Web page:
See: Geller's "split" home at the American National Exhibition
See: 398 Townline Road, Commack, New York, designed by Stanley H. Klein
40°51′40.02″N 73°17′25.77″E
Subsequently, Richard Nixon (then Vice President) and Soviet Premier Nikita Khrushchev on July 24, 1959 began what became known as the Kitchen Debate — a debate over the merits of capitalism vs. socialism, with Khrushchev saying Americans could not afford the luxury represented by the "Typical American House".[7] Tass, the Soviet news agency said: "There is no more truth in showing this as the typical home of the American worker than, say, in showing the Taj Mahal as the typical home of a Bombay textile worker."[16]
The temporary 'Typical American House' exhibit was demolished, and the developer hired William Safire as the company's marketing agent.[16] All-State later hired Loewy and Geller to design Leisurama, homes marketed at Macy's and built on Long Island — leveraging the press coverage from the Russian exhibition.[16]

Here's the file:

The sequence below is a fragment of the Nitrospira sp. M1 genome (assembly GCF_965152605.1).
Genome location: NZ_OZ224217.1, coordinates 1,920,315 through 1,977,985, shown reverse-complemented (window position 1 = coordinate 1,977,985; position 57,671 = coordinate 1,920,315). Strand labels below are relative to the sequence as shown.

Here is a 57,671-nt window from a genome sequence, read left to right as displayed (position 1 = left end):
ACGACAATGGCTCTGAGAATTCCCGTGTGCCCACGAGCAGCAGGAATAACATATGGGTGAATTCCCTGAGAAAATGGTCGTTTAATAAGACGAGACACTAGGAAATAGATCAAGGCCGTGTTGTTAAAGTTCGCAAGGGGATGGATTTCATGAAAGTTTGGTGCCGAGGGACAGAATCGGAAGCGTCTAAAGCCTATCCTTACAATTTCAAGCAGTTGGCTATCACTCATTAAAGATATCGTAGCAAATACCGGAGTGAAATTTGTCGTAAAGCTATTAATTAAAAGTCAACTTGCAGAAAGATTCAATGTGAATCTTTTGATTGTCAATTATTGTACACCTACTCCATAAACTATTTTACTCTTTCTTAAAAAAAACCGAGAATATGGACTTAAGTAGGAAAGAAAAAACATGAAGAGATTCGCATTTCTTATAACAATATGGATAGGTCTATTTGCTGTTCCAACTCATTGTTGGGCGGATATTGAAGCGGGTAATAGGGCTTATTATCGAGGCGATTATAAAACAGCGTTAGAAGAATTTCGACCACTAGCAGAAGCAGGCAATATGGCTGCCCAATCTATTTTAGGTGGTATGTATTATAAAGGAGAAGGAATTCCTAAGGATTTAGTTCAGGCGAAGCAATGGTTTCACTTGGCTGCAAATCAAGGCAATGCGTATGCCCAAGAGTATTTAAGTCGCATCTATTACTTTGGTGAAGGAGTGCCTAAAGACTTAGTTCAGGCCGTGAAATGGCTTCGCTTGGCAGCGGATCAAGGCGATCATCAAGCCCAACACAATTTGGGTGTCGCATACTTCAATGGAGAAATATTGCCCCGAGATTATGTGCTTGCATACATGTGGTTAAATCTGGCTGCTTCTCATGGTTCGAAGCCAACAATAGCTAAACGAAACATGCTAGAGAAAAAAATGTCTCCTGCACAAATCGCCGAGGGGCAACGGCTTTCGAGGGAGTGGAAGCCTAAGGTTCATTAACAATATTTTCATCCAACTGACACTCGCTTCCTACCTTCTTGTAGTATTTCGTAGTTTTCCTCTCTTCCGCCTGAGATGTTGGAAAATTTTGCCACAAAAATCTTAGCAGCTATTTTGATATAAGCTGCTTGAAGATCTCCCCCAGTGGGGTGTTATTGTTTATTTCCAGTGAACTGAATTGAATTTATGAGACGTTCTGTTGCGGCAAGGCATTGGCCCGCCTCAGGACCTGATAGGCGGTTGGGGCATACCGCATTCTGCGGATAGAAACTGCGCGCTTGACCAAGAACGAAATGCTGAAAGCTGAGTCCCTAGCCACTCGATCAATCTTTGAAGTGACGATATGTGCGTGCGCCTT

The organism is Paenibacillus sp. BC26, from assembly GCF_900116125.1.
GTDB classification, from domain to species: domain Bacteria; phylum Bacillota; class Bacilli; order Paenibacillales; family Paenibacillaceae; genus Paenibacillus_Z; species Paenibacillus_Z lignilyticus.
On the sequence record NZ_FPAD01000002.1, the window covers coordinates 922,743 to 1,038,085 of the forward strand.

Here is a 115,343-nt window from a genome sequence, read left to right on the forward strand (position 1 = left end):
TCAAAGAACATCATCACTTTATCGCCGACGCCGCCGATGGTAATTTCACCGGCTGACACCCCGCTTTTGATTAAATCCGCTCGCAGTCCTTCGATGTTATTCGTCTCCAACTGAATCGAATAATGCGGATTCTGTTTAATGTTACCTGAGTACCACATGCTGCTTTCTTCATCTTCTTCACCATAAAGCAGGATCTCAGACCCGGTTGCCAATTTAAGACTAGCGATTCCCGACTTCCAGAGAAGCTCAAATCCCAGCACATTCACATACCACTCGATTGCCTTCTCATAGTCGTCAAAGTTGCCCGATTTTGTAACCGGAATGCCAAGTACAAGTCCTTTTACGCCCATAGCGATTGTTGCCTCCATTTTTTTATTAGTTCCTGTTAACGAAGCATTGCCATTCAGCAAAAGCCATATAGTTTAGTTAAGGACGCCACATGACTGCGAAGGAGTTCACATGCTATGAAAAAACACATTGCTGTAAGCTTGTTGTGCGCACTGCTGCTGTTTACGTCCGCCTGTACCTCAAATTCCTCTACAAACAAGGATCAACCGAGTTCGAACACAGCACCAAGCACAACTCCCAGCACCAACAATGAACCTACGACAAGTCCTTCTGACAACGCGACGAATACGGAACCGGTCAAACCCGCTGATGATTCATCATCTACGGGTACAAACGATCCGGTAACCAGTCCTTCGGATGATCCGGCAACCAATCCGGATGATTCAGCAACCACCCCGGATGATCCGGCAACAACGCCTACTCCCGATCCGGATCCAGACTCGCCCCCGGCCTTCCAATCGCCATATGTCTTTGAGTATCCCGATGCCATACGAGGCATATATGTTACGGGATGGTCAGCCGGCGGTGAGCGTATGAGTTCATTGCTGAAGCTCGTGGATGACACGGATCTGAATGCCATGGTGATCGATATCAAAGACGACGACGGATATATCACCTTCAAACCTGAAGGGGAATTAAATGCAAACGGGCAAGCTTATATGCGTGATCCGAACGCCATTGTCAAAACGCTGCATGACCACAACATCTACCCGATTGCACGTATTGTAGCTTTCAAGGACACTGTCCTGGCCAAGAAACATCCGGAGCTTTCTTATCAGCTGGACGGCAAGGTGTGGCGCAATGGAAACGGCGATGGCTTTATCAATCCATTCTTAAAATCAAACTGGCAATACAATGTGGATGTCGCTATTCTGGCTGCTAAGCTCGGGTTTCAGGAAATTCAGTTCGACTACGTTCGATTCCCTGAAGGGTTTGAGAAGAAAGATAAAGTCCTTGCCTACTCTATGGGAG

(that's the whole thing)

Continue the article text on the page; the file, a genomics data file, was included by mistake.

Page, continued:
Solo career

Geller became known for a number of homes in New England that he designed while moonlighting at Loewy/Snaith,[3] with the encouragement of Loewy and Snaith.[8] The houses each had an abstract sculptural quality; a 1999 New York Times article called the homes "eccentrically free-form and eye-grabbing."[7] Another article called the homes "ingenious wooden spacecraft."[20] Another described the houses as "quirky, tiny, site-specific."[8] Geller himself gave the houses nicknames such as the Butterfly, the Box Kite, Milk Carton and Grasshopper.[3]